The story wisely sets the focus on the characters, which makes the horror aspects more compelling as opposed to an abundance of secondary or anonymous characters. The film does well in keeping with the thrilling tone of the original movie as well — especially when Myers makes his way to Strode, who is more than prepared to take him on.

As the movie progresses, it becomes increasingly apparent how utterly supernatural Myers and his mask are. The viewers do not need to see him walking around front and center — rather, he appears in the background or in the corners of eyes until he strikes with a great impact.

Though this film is incredibly entertaining with many great moments and performances, one could say it is a bit frustrating in the sense that an even better movie is somewhere in there.

All of the ideas are put in place to have a new take on the Halloween franchise and a great film in general but it falls a little flat in that department. It could have been a kickass, good vs evil, manhunt, revenge film that flips the script with Myers being the one hunted by Strode. Rather, the writers stick with keeping it as a “soft reboot.”

For how strong Curtis’ Strode was, she could have been even more. Green should have included scenes of her fighting and lifting massive weights like other characters in revenge movies, and fewer scenes directly from the original.

Next time, the writers — Jeff Fradley, Danny McBride and Green — should choose this route rather than simply making another remake or reintroduction to the franchise. The writers just need to keep trying and incorporating new ideas considering the plentiful sequels mostly fall flat due to their lack of originality.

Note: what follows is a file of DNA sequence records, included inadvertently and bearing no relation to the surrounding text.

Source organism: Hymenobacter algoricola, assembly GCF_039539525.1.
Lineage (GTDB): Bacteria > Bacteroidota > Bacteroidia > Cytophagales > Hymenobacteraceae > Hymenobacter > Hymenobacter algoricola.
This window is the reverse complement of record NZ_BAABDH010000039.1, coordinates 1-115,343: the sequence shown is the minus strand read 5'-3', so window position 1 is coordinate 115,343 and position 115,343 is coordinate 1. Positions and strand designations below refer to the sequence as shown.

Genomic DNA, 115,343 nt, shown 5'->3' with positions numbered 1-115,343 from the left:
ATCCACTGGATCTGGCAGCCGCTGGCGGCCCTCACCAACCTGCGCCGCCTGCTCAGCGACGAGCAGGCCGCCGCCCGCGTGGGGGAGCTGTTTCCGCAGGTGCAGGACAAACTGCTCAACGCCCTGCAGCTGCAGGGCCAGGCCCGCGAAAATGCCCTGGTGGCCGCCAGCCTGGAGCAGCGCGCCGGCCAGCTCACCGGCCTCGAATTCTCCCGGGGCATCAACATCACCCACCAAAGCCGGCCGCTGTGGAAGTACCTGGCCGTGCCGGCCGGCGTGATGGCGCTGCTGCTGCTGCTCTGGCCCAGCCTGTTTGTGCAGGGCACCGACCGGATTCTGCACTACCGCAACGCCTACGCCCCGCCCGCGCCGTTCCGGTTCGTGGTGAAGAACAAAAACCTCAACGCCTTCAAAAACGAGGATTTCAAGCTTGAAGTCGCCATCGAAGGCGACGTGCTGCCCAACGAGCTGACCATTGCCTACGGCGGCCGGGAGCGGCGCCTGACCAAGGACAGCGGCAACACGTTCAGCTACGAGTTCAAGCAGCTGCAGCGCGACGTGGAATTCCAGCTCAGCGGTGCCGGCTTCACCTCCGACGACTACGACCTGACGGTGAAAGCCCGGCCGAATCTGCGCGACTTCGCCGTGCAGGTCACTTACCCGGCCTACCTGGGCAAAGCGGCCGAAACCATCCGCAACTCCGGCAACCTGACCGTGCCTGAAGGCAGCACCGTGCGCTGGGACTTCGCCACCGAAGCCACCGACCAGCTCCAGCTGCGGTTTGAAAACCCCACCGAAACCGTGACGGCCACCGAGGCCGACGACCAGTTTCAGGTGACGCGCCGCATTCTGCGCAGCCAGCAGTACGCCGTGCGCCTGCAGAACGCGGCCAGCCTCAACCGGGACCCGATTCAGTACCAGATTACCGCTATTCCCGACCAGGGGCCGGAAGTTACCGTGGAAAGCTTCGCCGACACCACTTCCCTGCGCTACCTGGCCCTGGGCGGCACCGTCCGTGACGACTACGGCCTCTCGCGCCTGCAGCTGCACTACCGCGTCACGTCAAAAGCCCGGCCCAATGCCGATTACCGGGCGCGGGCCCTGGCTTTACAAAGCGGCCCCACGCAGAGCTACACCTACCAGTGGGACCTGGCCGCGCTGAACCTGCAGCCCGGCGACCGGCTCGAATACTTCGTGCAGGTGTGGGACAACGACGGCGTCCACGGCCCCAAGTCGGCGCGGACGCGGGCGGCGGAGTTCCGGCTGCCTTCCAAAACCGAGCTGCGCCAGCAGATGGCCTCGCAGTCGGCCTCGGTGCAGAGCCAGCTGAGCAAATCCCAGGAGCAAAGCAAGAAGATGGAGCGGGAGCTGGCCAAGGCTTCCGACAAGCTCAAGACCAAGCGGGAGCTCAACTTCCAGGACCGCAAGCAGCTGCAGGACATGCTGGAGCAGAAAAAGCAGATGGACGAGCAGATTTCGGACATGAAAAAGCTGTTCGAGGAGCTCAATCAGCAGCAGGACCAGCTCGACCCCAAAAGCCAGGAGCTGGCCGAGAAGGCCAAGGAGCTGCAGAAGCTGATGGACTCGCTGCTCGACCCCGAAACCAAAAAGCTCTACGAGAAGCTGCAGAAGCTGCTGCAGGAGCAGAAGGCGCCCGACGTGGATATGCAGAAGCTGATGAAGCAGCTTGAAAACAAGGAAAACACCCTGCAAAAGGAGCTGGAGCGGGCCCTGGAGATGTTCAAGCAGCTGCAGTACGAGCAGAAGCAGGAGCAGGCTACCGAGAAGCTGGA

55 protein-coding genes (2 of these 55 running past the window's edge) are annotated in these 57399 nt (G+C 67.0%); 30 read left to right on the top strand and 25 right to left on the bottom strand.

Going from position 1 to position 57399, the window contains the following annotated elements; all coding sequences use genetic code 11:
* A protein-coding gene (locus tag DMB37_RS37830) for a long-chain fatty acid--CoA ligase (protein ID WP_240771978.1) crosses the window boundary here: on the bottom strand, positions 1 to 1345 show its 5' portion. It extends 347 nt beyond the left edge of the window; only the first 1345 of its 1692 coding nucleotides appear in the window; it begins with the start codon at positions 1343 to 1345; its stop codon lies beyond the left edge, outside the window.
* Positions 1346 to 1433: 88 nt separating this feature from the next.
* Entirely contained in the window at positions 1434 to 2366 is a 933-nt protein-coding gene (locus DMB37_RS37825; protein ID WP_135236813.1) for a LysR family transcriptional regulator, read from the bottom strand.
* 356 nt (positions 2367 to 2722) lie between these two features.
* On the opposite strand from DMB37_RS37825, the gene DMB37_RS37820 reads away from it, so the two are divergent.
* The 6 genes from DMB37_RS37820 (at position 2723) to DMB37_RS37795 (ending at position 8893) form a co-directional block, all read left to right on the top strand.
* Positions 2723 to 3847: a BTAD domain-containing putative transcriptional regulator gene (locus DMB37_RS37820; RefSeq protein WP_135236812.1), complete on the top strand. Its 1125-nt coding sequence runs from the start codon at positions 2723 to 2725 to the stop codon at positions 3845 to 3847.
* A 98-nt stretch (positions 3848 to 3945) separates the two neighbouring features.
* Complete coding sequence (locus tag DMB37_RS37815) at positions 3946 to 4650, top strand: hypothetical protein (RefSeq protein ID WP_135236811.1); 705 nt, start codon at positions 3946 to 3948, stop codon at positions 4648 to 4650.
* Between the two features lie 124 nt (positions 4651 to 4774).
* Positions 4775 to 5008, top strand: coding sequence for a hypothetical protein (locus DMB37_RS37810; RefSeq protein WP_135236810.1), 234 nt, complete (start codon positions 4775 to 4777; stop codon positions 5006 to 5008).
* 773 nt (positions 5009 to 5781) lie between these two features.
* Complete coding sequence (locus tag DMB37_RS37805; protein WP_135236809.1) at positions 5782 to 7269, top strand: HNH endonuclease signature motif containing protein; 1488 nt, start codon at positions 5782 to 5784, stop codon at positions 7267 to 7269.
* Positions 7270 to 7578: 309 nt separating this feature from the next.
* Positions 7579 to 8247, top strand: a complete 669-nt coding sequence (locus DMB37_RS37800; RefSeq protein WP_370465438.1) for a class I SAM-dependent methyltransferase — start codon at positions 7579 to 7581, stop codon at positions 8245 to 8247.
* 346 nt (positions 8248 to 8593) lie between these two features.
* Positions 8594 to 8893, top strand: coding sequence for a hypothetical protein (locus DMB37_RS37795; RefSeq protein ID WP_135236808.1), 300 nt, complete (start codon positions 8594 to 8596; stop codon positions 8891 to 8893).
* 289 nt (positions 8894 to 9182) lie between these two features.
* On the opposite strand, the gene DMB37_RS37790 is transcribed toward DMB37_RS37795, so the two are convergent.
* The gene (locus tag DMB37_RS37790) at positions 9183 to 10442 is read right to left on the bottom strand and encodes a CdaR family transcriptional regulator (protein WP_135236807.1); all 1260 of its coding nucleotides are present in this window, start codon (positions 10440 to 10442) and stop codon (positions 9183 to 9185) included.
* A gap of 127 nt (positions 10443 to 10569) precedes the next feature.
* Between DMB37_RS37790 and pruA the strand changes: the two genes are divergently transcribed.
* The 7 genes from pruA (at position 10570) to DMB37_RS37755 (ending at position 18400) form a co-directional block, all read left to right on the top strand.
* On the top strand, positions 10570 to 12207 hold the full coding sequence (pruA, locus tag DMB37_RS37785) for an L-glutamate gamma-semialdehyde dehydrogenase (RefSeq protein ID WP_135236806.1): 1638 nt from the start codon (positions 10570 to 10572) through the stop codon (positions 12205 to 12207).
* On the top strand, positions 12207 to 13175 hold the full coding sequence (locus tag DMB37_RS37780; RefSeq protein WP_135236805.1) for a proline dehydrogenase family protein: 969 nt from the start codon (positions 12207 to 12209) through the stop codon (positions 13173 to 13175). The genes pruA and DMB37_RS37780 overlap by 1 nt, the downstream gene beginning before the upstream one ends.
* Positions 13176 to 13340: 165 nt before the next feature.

Nevertheless, Green’s “Halloween” is easily the best one since John Carpenter’s, who was an executive producer on this film. It didn’t stray from the original storyline while adding depth, emotion and confidence to a franchise that has stood on shaky ground.

“Halloween” doesn’t reinvent the wheel or create a new subgenre of horror, and no one actually expected it to. What it does do is take the best parts of all the films in the franchise, and deliver the ultimate companion piece to Carpenter’s original masterpiece.

It’s a film that not only has something to say about trauma and the severe impacts that can follow not just the victims but the lives of everyone close to them, but also delivers an incredibly entertaining time. Audiences seemed to have more than enjoyed it with its $76 million opening weekend and a sequel currently in production.

In this upcoming sequel, the writers should focus on Strode and her daughter and granddaughter — Karen and Allyson, respectively — as they deal with the shared traumatic experiences of that night since so much of this film focuses on Strode’s PTSD. It will do the franchise well if the writers give Myers a purpose. Why is he driven to kill? What’s the motive? He needs to be deconstructed further.